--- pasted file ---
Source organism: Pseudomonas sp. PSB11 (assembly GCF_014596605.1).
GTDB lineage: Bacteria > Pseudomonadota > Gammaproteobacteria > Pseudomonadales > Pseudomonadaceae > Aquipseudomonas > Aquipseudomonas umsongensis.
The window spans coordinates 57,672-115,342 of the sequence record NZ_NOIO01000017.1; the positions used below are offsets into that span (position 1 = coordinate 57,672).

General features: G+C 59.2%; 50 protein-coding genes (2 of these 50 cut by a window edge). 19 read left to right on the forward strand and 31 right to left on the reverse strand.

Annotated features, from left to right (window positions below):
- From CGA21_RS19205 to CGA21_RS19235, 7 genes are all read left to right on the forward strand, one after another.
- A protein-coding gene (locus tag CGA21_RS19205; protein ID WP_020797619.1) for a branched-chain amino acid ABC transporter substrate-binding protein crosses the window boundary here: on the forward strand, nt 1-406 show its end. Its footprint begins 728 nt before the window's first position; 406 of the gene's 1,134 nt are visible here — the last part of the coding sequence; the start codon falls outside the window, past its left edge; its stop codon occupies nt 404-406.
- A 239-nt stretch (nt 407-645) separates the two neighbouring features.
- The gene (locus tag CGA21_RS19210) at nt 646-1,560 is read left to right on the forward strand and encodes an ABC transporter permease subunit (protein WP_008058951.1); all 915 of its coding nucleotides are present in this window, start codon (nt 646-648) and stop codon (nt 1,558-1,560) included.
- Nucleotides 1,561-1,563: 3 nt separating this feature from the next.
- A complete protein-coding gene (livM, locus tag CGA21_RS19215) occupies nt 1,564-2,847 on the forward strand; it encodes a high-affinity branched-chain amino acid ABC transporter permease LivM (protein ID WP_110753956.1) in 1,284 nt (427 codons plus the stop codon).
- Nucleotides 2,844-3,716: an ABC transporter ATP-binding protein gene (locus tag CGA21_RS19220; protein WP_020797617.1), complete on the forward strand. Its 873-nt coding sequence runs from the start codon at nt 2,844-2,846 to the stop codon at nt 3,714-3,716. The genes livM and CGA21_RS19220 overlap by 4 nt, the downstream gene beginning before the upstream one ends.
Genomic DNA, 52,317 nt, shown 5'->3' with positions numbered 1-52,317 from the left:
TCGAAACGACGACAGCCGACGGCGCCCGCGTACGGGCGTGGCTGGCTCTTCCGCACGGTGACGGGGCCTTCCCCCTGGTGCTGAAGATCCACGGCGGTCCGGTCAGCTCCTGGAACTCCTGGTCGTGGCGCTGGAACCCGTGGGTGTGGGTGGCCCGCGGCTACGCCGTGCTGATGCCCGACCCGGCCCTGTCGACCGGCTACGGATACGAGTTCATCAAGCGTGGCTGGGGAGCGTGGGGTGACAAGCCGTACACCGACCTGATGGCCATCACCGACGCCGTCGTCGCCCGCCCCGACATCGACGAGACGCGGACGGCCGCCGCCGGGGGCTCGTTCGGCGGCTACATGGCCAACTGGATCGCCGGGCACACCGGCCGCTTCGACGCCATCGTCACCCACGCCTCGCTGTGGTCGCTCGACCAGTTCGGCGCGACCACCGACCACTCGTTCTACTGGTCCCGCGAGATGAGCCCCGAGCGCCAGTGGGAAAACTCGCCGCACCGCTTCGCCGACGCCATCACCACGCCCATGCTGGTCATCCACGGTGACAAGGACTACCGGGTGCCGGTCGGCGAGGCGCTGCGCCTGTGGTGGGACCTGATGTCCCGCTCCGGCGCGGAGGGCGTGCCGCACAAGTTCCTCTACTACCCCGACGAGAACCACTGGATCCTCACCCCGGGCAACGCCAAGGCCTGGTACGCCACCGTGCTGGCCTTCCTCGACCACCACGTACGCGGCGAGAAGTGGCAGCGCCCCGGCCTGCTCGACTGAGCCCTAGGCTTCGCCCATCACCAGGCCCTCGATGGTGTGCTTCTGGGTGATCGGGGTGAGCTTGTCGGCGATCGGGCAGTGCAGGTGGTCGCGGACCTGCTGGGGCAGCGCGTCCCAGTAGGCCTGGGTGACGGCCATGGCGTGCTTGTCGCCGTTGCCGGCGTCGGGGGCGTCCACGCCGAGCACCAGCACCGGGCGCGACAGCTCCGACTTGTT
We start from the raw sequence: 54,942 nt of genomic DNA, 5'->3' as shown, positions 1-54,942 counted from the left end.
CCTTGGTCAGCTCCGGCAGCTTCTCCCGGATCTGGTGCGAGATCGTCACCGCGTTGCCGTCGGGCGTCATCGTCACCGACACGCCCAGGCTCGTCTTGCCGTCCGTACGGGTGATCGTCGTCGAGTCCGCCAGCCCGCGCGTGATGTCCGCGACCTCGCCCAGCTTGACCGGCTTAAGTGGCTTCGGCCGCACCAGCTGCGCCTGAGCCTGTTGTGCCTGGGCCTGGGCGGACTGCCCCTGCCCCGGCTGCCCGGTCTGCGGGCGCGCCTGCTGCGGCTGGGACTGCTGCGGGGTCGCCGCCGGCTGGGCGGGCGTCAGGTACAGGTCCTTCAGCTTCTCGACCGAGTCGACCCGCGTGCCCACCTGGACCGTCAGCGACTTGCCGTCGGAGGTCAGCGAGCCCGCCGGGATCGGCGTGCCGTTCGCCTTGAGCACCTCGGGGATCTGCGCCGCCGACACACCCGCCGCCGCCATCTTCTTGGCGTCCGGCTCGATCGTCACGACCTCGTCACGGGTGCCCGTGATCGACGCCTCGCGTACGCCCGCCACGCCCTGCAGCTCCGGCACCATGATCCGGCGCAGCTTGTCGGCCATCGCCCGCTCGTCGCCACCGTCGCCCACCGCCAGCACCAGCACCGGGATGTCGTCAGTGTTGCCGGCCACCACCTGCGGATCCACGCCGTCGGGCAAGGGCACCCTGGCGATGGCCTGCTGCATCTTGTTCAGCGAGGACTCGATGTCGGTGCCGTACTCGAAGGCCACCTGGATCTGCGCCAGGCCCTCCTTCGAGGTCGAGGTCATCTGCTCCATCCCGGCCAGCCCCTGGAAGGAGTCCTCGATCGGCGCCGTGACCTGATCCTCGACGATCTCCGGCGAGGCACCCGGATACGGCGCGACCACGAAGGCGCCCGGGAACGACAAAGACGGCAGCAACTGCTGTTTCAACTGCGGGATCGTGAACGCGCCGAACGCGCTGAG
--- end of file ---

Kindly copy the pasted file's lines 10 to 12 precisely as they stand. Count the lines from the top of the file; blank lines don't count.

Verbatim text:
- Nucleotides 1,561-1,563: 3 nt separating this feature from the next.
- A complete protein-coding gene (livM, locus tag CGA21_RS19215) occupies nt 1,564-2,847 on the forward strand; it encodes a high-affinity branched-chain amino acid ABC transporter permease LivM (protein ID WP_110753956.1) in 1,284 nt (427 codons plus the stop codon).
- Nucleotides 2,844-3,716: an ABC transporter ATP-binding protein gene (locus tag CGA21_RS19220; protein WP_020797617.1), complete on the forward strand. Its 873-nt coding sequence runs from the start codon at nt 2,844-2,846 to the stop codon at nt 3,714-3,716. The genes livM and CGA21_RS19220 overlap by 4 nt, the downstream gene beginning before the upstream one ends.